I have already mentioned my fondness for all things oceanic and naval. How little I knew at the time that the wee sea shanty concert we stumbled upon would portend actually getting the chance to stand upon the decks of real nineteenth century British war ships. Despite being very ill, Catriona graciously took me on a surprise venture down to Portsmouth to see the HMS Warrior and the HMS Victory. Also housed at Portsmouth harbour is the Mary Rose, a war galleon built by Henry the Eighth that sunk in 1545. Raised in 1982, the Mary Rose has been painstakingly preserved for the past thirty-four years, in which it still needed to be continuously sprayed with water to preserve its integrity. However, the exhibit surrounding the ship has been significantly redesigned as the water and chemical sprays that have strengthened its water-logged wood were turned off to begin a drying out process. Thus I could not see the ship for myself, but I was content to learn this history and see some of the restored artifacts reclaimed from the wreck.
Aboard the HMS Warrior and the HMS Victory, with the brisk sea air tangling in my hair and the gentle morning sun seeping into my skin, I felt my imagination easing itself awake after a long semester. I walked towards the bow of the ship as softly as I could, wary that my presence would disturb the whispers of the past engrained in the deck like the salt of the sea. It is a moment such as this that I sometimes feel as though I truly am the “old soul” my mother claims I am. And maybe I was even a sailor in a past life, always away at sea. For it is near the water or on the deck of a boat that I often feel most at ease, most within myself; and the chance to see, to smell, and to touch a real historical naval ship such as this simply felt like coming home.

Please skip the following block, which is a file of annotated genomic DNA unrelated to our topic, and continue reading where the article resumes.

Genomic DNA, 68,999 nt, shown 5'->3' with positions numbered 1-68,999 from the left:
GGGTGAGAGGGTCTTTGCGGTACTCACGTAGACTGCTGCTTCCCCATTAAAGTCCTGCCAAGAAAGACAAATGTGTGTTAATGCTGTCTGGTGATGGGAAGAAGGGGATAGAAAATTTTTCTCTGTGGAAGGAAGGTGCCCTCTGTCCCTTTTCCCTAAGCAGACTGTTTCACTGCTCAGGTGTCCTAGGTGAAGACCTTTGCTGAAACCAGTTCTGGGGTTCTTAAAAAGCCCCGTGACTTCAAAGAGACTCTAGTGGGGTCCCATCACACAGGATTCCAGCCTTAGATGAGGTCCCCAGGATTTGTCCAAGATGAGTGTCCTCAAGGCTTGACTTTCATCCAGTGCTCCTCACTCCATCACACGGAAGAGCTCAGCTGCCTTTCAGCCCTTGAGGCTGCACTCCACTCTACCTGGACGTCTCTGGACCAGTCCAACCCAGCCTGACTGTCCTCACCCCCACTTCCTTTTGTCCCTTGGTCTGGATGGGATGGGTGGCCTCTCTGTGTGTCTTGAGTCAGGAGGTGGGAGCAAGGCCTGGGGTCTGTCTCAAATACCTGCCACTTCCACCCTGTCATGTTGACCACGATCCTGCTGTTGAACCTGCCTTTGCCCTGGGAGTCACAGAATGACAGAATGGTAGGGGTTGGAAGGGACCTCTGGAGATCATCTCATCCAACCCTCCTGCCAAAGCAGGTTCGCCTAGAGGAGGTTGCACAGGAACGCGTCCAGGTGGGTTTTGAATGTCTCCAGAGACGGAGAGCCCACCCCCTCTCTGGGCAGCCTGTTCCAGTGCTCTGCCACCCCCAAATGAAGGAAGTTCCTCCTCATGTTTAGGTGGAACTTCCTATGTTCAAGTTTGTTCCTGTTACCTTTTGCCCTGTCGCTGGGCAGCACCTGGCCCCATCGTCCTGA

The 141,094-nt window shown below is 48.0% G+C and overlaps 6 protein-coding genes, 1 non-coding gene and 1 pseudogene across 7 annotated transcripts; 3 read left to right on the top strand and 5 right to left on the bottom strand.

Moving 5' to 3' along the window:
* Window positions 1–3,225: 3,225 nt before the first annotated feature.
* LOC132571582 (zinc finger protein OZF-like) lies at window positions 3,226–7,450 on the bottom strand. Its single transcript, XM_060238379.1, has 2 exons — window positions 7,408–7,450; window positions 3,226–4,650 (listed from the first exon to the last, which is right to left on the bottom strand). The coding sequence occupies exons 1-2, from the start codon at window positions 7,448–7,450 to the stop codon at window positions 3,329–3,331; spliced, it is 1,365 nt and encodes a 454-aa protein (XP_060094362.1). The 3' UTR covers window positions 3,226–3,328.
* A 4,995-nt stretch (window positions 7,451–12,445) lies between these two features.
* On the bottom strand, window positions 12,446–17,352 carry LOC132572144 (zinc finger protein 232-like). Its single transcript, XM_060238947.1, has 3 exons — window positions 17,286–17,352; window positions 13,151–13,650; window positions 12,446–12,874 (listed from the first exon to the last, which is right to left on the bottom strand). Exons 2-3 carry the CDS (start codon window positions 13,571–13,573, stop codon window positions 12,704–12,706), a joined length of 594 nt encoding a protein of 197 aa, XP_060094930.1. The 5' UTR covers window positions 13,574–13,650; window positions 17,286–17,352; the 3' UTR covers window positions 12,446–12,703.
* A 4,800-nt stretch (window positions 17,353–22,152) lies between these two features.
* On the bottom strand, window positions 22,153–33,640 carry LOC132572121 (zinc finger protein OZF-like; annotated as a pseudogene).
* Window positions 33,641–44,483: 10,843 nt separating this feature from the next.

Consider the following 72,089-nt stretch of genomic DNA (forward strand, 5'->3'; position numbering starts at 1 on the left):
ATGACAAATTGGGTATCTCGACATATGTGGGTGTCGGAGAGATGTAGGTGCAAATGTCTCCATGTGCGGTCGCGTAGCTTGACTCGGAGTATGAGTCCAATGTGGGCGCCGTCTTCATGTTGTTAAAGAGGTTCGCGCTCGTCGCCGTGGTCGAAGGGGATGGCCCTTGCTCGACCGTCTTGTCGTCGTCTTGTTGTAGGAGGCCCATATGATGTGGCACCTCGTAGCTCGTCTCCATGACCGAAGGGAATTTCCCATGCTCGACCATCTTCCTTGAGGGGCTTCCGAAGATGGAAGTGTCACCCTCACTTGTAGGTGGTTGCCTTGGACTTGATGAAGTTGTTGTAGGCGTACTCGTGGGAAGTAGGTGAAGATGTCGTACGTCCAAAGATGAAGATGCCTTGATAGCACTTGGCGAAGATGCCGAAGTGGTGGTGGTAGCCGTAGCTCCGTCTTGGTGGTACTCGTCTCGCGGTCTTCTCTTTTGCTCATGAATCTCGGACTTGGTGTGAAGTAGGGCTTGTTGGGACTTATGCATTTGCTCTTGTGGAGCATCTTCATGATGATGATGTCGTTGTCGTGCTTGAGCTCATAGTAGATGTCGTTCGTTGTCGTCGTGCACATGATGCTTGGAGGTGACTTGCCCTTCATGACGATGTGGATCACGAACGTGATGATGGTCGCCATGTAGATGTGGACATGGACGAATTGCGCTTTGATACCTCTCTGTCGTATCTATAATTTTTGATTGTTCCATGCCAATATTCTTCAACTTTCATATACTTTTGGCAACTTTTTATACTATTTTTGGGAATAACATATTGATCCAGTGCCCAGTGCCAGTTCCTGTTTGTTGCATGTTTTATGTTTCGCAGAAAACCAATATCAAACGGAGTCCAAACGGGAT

Following these busy jaunts to Winkworth Arboretum, London, Guildford, and Portsmouth, Catriona was certain that we had exhausted her home of adventures. Yet there was one last gem tucked away in the fields outlying Guildford that demanded exploration: Loseley Park. The current house pictured above dates back to the sixteenth century and holds within its walls a rich Tudor history. Today, the house is not only open to the public for tours and is often used as a wedding venue, but still serves as the home for the descendants of the original More-Molyneux family. While I usually bristle at the prospect of guided tours, I am thankful for the one through Loseley House, as our guide was not only exceedingly knowledgable about the property, but evidently passionate about the history of the house. A father and daughter duo accompanied Catriona and I on this guided tour and both kept asking thoughtful and intelligent questions about the furnishings, various family members, and the history behind the home. These two elements really enriched my experience of Loseley House, and made me wish that I had frequented more National Trust sites to be able to recognize paintings, furnishings, and historical attributes common to these stately English homes.